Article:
The idea of sacrifice is often used today as a kind of consolation for loss, a way of giving meaning to something senseless and valorizing it. The recently released sixth season of The Expanse, a sci-fi series, provides us with an ironically down-to-earth and relatable example of this.
At the beginning of episode 4 (“Redoubt”), a family is grieving the tragic death of their young son, Xan, who was hit by a vehicle while at play. Although the setting is a distant planet, the scene is close to home: a wake, where the boy’s lifeless body lies in repose as friends and neighbors come to offer condolences to the family. One of the visitors is the military commander of this human colony: Admiral Winston Duarte. He had been in the military of the human civilization on Mars, which gained independence from Earth some time ago and formed a futuristic Spartan society, completely focused on military preparedness in order to defend its independence. But as Martian society began to change and soften, Admiral Duarte and others felt it had lost its way, and they left in order to pursue their Martian ideals elsewhere.
At this wake, Admiral Duarte approaches Cara, the sister of the dead boy, and kindly (very sweetly, really) opens up a heart-to-heart with her about the experience of grief. After acknowledging all the complex emotions involved, he comes to one of its hardest aspects—the insecurity grief provokes when we realize how vulnerable our loved ones are. Here’s that portion of the dialogue:
Admiral Duarte: Having something you love that you can’t protect—it’s terrifying.
Cara: Did you have a kid who died?
Admiral Duarte: No, no. I lost a place. It was a place that mattered to me, and I thought it would go on forever. Well, that’s not true. I assumed it would, like you assumed Alexander would always be here. I never thought it would fall apart, and then it did. It made me very sad and very, very angry and frightened. When I was where you are now, I needed something to make it more than just death. I needed to make it a sacrifice. You know what a sacrifice means?
Cara: To give something up.
Admiral Duarte: Yeah. But it’s more than that; it’s. . . it’s to give something up and make it sacred. When you think about it like that, it doesn’t fix anything, but it makes losin’ ’em hurt less. Your brother, Mars—the dream of Mars—they still matter. We’re doing something good here. It’s important. And if we win, it’ll make all of this worth it, even the parts we had to give up along the way.
This dialogue sheds light on a coping mechanism we sometimes employ, often unconsciously. In order to feel better about tragic and meaningless losses, we sometimes reframe them as sacrifices. We create a narrative in which that suffering or death will serve a higher purpose, and through this new sacrificial myth we turn the sufferer into a hero and make their suffering sacred. As Duarte says, it doesn’t fix anything—it doesn’t change reality—but it alleviates the insecurity provoked by our grief. The suffering is given meaning, and all is right with the world.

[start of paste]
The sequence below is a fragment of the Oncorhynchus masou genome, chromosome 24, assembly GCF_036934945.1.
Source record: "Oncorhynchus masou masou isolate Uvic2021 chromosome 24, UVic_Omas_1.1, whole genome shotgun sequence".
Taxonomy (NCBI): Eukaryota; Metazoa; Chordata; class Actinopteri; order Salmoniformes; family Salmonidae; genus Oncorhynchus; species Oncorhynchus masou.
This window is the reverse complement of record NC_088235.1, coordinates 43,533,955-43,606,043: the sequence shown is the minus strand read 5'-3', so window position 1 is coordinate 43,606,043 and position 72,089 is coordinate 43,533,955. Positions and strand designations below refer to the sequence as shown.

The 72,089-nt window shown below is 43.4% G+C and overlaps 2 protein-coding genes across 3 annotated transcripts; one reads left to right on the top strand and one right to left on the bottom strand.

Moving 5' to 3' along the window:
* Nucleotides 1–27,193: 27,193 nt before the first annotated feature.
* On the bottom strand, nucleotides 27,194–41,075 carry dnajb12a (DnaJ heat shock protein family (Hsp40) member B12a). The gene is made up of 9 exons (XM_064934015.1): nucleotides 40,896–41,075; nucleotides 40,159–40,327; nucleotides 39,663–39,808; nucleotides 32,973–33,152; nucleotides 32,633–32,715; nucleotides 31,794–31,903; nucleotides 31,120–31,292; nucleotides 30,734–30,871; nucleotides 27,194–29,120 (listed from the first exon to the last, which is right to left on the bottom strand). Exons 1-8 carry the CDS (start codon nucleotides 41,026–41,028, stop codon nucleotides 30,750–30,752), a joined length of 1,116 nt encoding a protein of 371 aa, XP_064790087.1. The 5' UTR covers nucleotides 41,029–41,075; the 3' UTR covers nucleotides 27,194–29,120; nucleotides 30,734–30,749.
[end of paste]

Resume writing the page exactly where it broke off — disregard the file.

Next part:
This dynamic is so common that relics of it are deeply imbedded in how we speak about suffering today. One of the most prevalent examples is the word victim. Most people don’t know that this was originally a specifically sacrificial term. It comes from the Latin victima, and from ancient times until the 1700s, this word really only referred to things (mainly animals) being ritually sacrificed—a victim was something offered to a god. Since the 1700s, however, the word victim has come to refer pervasively to all innocent sufferers, in any context. The dynamic described above is the driving force behind this shift, along with our modern equation of sacrifice with meaningful suffering. By being designated as victims, these sufferers are elevated to the status of sacrifices, and their suffering becomes an object of reverence.
Another example of this phenomenon is the term holocaust, which comes from the Greek word for “whole-burnt offering” (a kind of sacrifice). This word now automatically conjures up the terrible suffering endured by Jews and others in Nazi concentration camps. By calling this a holocaust, these sufferers are elevated to the status of sacrifices and their suffering is endowed with reverence and meaning. This is just one particular instance of sacrificializing innocent suffering.
It’s worth noting again that reframing suffering as sacrifice does not change the facts—“it doesn’t fix anything,” as Duarte says in the above dialogue. Those people are dead and their suffering remains senseless. Likewise, there was nothing heroic about Xan’s (Cara’s brother’s) death; he was just a boy in the wrong place at the wrong time. And Admiral Duarte’s abandonment of Mars was no act of piety—he committed treason when he stole military equipment and abandoned his homeland.
Reframing suffering as sacrifice is a way we try to cope with loss, and perhaps it helps us endure what might otherwise be unendurable. I cannot fault those who have struggled to survive loss and restore a sense of meaning to their world—especially in the case of the unimaginable horror of the concentration camps. But I do think it is important for us to step back and be honest about what we are doing—merely calling someone a victim or reframing their actions as sacrifice does not make it so. And we especially need to be clear that this whole dynamic is based on a flawed idea of sacrifice.
In the ancient world sacrifice was not about violence or death or suffering. It was about giving gifts to God (or the gods, in the case of pagans), which thus became sacred as divine possessions. Duarte was right about sacrifice making something sacred, but wrong about nearly everything else. The sufferings he seeks to ennoble had nothing to do with God and weren’t intended as gifts. They were just sad things that happened in people’s lives.